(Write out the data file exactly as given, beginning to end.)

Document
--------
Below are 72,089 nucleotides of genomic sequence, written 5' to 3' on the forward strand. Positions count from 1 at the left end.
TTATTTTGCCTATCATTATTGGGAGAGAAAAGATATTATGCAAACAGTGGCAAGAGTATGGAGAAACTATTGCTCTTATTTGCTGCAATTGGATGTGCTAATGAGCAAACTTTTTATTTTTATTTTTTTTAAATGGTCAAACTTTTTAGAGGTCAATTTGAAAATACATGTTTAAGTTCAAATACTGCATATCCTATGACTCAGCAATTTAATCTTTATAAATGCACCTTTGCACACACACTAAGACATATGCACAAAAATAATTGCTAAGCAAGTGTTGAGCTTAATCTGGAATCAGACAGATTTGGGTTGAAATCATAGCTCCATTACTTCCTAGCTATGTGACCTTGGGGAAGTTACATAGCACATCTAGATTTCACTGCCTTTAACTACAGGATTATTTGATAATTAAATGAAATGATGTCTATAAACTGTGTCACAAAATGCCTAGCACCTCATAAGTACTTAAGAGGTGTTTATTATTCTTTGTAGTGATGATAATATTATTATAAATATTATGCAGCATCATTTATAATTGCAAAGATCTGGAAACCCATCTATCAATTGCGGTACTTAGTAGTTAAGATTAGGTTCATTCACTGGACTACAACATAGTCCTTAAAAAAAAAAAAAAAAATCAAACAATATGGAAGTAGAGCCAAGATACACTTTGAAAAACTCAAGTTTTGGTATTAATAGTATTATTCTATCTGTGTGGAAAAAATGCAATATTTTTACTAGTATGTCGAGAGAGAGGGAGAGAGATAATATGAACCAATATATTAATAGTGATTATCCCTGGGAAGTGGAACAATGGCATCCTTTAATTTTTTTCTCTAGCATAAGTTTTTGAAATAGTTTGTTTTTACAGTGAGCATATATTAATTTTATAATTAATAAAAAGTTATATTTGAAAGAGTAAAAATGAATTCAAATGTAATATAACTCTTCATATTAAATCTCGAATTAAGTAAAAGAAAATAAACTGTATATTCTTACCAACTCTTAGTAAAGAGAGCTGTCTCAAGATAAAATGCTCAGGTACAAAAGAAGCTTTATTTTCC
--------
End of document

Below are 72,089 nucleotides of genomic sequence, written 5' to 3' on the forward strand. Positions count from 1 at the left end.
TTATTTTGCCTATCATTATTGGGAGAGAAAAGATATTATGCAAACAGTGGCAAGAGTATGGAGAAACTATTGCTCTTATTTGCTGCAATTGGATGTGCTAATGAGCAAACTTTTTATTTTTATTTTTTTTAAATGGTCAAACTTTTTAGAGGTCAATTTGAAAATACATGTTTAAGTTCAAATACTGCATATCCTATGACTCAGCAATTTAATCTTTATAAATGCACCTTTGCACACACACTAAGACATATGCACAAAAATAATTGCTAAGCAAGTGTTGAGCTTAATCTGGAATCAGACAGATTTGGGTTGAAATCATAGCTCCATTACTTCCTAGCTATGTGACCTTGGGGAAGTTACATAGCACATCTAGATTTCACTGCCTTTAACTACAGGATTATTTGATAATTAAATGAAATGATGTCTATAAACTGTGTCACAAAATGCCTAGCACCTCATAAGTACTTAAGAGGTGTTTATTATTCTTTGTAGTGATGATAATATTATTATAAATATTATGCAGCATCATTTATAATTGCAAAGATCTGGAAACCCATCTATCAATTGCGGTACTTAGTAGTTAAGATTAGGTTCATTCACTGGACTACAACATAGTCCTTAAAAAAAAAAAAAAAAATCAAACAATATGGAAGTAGAGCCAAGATACACTTTGAAAAACTCAAGTTTTGGTATTAATAGTATTATTCTATCTGTGTGGAAAAAATGCAATATTTTTACTAGTATGTCGAGAGAGAGGGAGAGAGATAATATGAACCAATATATTAATAGTGATTATCCCTGGGAAGTGGAACAATGGCATCCTTTAATTTTTTTCTCTAGCATAAGTTTTTGAAATAGTTTGTTTTTACAGTGAGCATATATTAATTTTATAATTAATAAAAAGTTATATTTGAAAGAGTAAAAATGAATTCAAATGTAATATAACTCTTCATATTAAATCTCGAATTAAGTAAAAGAAAATAAACTGTATATTCTTACCAACTCTTAGTAAAGAGAGCTGTCTCAAGATAAAATGCTCAGGTACAAAAGAAGCTTTATTTTCC